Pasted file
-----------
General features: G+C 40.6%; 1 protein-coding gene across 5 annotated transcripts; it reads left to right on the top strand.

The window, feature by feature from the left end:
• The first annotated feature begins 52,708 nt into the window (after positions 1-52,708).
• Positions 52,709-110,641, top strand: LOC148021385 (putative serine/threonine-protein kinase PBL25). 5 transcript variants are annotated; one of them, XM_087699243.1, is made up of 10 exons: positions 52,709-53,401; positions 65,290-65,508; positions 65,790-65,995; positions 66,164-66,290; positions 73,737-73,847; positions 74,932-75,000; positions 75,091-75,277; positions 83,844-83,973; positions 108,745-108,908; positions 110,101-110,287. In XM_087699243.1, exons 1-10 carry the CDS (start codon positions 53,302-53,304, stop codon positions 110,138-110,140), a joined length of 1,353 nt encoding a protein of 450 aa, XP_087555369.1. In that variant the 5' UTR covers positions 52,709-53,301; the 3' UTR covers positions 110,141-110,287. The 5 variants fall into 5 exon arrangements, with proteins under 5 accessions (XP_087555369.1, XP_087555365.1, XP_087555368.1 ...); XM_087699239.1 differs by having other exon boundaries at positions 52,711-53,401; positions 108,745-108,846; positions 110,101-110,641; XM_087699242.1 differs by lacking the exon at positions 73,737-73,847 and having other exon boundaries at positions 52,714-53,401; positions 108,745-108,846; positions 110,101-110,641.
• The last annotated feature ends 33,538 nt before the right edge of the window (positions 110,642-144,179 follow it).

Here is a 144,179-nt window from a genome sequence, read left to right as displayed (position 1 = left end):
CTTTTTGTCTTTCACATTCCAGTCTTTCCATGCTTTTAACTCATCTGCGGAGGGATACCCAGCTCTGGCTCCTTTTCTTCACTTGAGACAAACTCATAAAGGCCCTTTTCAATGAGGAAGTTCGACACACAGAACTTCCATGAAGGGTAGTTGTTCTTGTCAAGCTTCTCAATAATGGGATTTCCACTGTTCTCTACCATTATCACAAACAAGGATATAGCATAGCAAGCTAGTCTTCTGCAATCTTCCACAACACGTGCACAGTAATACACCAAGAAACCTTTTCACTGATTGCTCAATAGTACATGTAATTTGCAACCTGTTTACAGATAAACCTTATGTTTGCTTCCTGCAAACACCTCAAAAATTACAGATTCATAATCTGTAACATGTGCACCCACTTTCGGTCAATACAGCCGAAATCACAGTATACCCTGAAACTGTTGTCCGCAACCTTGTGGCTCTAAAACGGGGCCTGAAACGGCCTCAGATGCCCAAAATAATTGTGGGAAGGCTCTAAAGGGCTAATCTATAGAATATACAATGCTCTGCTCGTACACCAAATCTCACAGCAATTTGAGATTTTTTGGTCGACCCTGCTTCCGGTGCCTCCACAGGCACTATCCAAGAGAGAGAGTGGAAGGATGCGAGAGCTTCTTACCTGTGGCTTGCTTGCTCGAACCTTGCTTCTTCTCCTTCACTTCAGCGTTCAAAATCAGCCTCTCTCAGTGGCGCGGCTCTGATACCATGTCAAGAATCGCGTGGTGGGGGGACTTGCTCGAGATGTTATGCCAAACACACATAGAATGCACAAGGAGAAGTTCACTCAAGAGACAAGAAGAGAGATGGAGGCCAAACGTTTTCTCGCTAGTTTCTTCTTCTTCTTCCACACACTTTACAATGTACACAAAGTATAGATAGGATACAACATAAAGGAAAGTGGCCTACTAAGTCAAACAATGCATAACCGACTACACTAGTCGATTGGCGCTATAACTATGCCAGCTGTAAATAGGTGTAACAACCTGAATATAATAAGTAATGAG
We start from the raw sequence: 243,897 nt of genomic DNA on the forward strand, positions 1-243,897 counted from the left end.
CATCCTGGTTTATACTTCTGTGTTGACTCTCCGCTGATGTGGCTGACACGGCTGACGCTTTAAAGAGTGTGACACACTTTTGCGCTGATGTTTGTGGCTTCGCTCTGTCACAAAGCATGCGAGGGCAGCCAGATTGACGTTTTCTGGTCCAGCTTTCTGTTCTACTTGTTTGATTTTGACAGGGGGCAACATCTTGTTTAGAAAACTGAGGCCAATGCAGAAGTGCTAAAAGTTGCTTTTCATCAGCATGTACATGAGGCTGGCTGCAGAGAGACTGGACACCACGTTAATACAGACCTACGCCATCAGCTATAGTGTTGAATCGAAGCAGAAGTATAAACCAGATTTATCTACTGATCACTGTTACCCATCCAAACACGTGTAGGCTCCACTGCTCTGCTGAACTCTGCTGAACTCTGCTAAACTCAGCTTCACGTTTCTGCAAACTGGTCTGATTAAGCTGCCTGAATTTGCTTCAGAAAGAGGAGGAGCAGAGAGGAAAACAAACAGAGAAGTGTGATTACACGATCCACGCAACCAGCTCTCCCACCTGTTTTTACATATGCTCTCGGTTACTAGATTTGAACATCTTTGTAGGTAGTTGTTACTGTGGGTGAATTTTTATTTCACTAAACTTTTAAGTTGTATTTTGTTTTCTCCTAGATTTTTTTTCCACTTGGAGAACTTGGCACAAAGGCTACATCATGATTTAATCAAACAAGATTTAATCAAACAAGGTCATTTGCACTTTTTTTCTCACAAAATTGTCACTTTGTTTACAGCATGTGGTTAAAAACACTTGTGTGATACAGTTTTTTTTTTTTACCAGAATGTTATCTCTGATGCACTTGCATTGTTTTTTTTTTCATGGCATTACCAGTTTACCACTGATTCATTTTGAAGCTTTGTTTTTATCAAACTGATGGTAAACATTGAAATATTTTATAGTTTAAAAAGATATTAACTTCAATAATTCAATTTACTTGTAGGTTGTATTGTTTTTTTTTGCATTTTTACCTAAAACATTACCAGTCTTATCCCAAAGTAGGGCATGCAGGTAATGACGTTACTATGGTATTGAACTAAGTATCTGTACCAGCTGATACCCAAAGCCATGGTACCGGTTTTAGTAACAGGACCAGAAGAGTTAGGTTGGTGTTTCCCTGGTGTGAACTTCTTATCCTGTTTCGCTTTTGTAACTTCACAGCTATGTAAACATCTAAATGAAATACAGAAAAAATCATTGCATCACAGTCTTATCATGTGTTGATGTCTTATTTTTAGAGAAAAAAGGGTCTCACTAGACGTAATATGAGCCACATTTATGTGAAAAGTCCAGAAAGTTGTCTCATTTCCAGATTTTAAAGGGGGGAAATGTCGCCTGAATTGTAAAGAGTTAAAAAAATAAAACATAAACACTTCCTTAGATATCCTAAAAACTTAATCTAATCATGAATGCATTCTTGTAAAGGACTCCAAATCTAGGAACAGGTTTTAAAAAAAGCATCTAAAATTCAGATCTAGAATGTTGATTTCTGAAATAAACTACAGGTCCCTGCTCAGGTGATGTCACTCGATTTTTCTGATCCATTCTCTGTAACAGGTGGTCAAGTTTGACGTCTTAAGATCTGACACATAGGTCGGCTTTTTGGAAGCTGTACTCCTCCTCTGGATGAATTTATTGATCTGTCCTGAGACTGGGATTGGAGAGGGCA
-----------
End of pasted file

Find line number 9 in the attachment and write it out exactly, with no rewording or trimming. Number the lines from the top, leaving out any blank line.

CATCCTGGTTTATACTTCTGTGTTGACTCTCCGCTGATGTGGCTGACACGGCTGACGCTTTAAAGAGTGTGACACACTTTTGCGCTGATGTTTGTGGCTTCGCTCTGTCACAAAGCATGCGAGGGCAGCCAGATTGACGTTTTCTGGTCCAGCTTTCTGTTCTACTTGTTTGATTTTGACAGGGGGCAACATCTTGTTTAGAAAACTGAGGCCAATGCAGAAGTGCTAAAAGTTGCTTTTCATCAGCATGTACATGAGGCTGGCTGCAGAGAGACTGGACACCACGTTAATACAGACCTACGCCATCAGCTATAGTGTTGAATCGAAGCAGAAGTATAAACCAGATTTATCTACTGATCACTGTTACCCATCCAAACACGTGTAGGCTCCACTGCTCTGCTGAACTCTGCTGAACTCTGCTAAACTCAGCTTCACGTTTCTGCAAACTGGTCTGATTAAGCTGCCTGAATTTGCTTCAGAAAGAGGAGGAGCAGAGAGGAAAACAAACAGAGAAGTGTGATTACACGATCCACGCAACCAGCTCTCCCACCTGTTTTTACATATGCTCTCGGTTACTAGATTTGAACATCTTTGTAGGTAGTTGTTACTGTGGGTGAATTTTTATTTCACTAAACTTTTAAGTTGTATTTTGTTTTCTCCTAGATTTTTTTTCCACTTGGAGAACTTGGCACAAAGGCTACATCATGATTTAATCAAACAAGATTTAATCAAACAAGGTCATTTGCACTTTTTTTCTCACAAAATTGTCACTTTGTTTACAGCATGTGGTTAAAAACACTTGTGTGATACAGTTTTTTTTTTTTACCAGAATGTTATCTCTGATGCACTTGCATTGTTTTTTTTTTCATGGCATTACCAGTTTACCACTGATTCATTTTGAAGCTTTGTTTTTATCAAACTGATGGTAAACATTGAAATATTTTATAGTTTAAAAAGATATTAACTTCAATAATTCAATTTACTTGTAGGTTGTATTGTTTTTTTTTGCATTTTTACCTAAAACATTACCAGTCTTATCCCAAAGTAGGGCATGCAGGTAATGACGTTACTATGGTATTGAACTAAGTATCTGTACCAGCTGATACCCAAAGCCATGGTACCGGTTTTAGTAACAGGACCAGAAGAGTTAGGTTGGTGTTTCCCTGGTGTGAACTTCTTATCCTGTTTCGCTTTTGTAACTTCACAGCTATGTAAACATCTAAATGAAATACAGAAAAAATCATTGCATCACAGTCTTATCATGTGTTGATGTCTTATTTTTAGAGAAAAAAGGGTCTCACTAGACGTAATATGAGCCACATTTATGTGAAAAGTCCAGAAAGTTGTCTCATTTCCAGATTTTAAAGGGGGGAAATGTCGCCTGAATTGTAAAGAGTTAAAAAAATAAAACATAAACACTTCCTTAGATATCCTAAAAACTTAATCTAATCATGAATGCATTCTTGTAAAGGACTCCAAATCTAGGAACAGGTTTTAAAAAAAGCATCTAAAATTCAGATCTAGAATGTTGATTTCTGAAATAAACTACAGGTCCCTGCTCAGGTGATGTCACTCGATTTTTCTGATCCATTCTCTGTAACAGGTGGTCAAGTTTGACGTCTTAAGATCTGACACATAGGTCGGCTTTTTGGAAGCTGTACTCCTCCTCTGGATGAATTTATTGATCTGTCCTGAGACTGGGATTGGAGAGGGCA